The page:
The 2014 NFL Draft is just under a week away, which means it's time to take a look at the former Badger football players who are hoping to hear their names called sometime between May 8 and 10.
So far I've profiled Chris Borland, Jared Abbrederis, Ryan Groy, James White and Dezmen Southward, which means we're in the home stretch for this series. Up next is Jacob Pedersen, who is looking to follow in the footsteps of previous Wisconsin tight ends.
The Badgers have five former tight ends playing in the NFL right now, four of whom were drafted between 2006 and 2011 between rounds three and five. That might be a stretch for Pedersen, but he has the skillset to be a productive complementary piece for a team if it's the right fit.
A native of Menominee, Mich., Pedersen joined the Badgers in 2009 for a redshirt season and was a productive part of their offense for the rest of his career. He backed up Lance Kendricks for one year before stepping up as Wisconsin's top tight end for his final three seasons on campus. He was a frequent redzone target for Russell Wilson in 2011, when he caught a career-high eight touchdowns. Pedersen wouldn't match that number again, but his average yards per catch rose during his junior and senior seasons. He was named the Big Ten's tight end of the year in 2012, and finished his senior season as a consensus Honorable Mention All-Big Ten player.
Final stat line: 104 receptions, 1,394 yards, 17 touchdowns, 13.4 yards per reception.
Weight: 238 pounds
225 Lb. Bench Reps: Did not participate
Arm Length: 31.75 inches
Hands: 9 inches
40-Yard Dash: 4.89 seconds (18th among TEs)
Vertical Jump: 28.5 inches (15th among TEs)
Pedersen has a lot of versatility to his game. He played as an in-line tight end and as an H-back for the Badgers, and was often used as a lead blocker after motioning over to another side. He's probably a better fit as an H-back in the NFL, but in a passing league teams could always use players who can catch. I think he's more athletic than he gets credit for- he had success leaping over the middle for some catches, but NFL defenders will make those tougher. He's a player that does several things well, even if he doesn't stand out in one category.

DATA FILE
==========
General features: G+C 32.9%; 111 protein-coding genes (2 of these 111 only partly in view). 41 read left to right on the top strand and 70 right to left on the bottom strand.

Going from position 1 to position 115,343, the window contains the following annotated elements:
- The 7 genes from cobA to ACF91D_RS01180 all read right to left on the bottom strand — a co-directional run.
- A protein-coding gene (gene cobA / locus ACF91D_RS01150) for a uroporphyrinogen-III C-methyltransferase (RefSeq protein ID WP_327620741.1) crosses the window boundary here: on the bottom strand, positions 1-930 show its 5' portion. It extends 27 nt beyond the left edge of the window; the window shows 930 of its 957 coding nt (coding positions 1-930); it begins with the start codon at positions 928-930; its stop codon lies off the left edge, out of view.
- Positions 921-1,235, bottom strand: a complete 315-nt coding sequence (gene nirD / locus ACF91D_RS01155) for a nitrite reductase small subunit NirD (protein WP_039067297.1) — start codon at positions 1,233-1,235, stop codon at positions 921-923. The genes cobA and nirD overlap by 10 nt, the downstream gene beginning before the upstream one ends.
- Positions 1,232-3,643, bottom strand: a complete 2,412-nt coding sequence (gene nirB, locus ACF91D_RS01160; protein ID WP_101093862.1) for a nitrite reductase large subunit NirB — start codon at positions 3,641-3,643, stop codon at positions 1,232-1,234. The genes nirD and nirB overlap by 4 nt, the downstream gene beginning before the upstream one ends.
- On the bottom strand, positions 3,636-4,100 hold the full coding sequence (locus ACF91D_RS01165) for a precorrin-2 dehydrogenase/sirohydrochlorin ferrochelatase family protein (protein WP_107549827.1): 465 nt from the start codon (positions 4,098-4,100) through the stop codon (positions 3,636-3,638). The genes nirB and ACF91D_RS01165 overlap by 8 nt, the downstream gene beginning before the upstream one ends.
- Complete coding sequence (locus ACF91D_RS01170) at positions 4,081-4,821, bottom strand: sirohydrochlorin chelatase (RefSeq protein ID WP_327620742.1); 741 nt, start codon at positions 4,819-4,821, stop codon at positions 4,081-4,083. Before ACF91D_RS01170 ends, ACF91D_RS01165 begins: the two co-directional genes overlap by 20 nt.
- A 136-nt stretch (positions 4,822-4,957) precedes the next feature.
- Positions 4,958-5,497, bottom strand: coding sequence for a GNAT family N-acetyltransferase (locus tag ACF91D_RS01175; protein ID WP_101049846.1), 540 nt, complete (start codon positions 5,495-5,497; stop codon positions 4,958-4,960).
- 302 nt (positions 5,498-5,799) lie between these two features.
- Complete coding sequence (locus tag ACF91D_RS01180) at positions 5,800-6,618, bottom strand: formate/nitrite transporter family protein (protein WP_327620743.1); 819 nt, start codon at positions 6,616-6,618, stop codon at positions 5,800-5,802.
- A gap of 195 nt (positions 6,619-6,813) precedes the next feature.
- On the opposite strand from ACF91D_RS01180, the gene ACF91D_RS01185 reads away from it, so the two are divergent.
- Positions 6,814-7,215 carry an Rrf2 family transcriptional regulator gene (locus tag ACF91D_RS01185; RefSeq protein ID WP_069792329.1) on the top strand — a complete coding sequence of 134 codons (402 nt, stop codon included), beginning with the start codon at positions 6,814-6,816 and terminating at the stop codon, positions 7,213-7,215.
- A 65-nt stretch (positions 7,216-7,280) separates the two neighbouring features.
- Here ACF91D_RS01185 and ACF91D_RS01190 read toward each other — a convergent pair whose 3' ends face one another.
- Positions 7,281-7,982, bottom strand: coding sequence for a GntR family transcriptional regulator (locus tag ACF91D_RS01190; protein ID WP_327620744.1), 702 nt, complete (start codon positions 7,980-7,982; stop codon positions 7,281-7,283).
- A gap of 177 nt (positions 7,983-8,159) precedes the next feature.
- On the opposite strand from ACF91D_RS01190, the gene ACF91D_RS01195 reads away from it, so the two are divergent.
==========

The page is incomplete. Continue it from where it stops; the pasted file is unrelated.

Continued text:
Like I mentioned before, Pedersen is a solid all-around college player who doesn't have an elite category he can point to. He doesn't fit the "physical monster" mold of some current NFL tight ends, so he doesn't have the same matchup-to-matchup advantage of some other players. His measurables are also a little lower than you'd like to see in a NFL-caliber tight end, and I don't know if he's strong enough to stick as an in-line blocker at the next level.
Potential Landing Spots
The Green Bay Packers, New York Giants, Atlanta Falcons and Buffalo Bills are just some of several teams who could use some depth at tight end moving forward.
John's final take:
Pedersen's value will likely come from his versatility, but I think right now he's a good fit as a back up tight end. If he lands with a team that has a balanced offense he could contribute as a blocker and as a pass catcher he could carve out a decent amount of time in the league- which isn't bad for where he's being mocked right now.
Pedersen could go anywhere from the fifth round to signing a free agent contract after the draft, but I think there are enough tight end needy teams at the back end of the draft where he stands a good chance of being take. Atlanta in particular could use someone to replace Tony Gonzales, but if they trade some of their later picks to move up in the first round they might have to prioritize elsewhere.
Sixth Round to the Atlanta Falcons, No. 182 overall.
John Veldhuis covers Wisconsin football, basketball and recruiting for BadgerBlitz.com on the Rivals.com network. Follow him on Twitter at @JohnVeldhuis.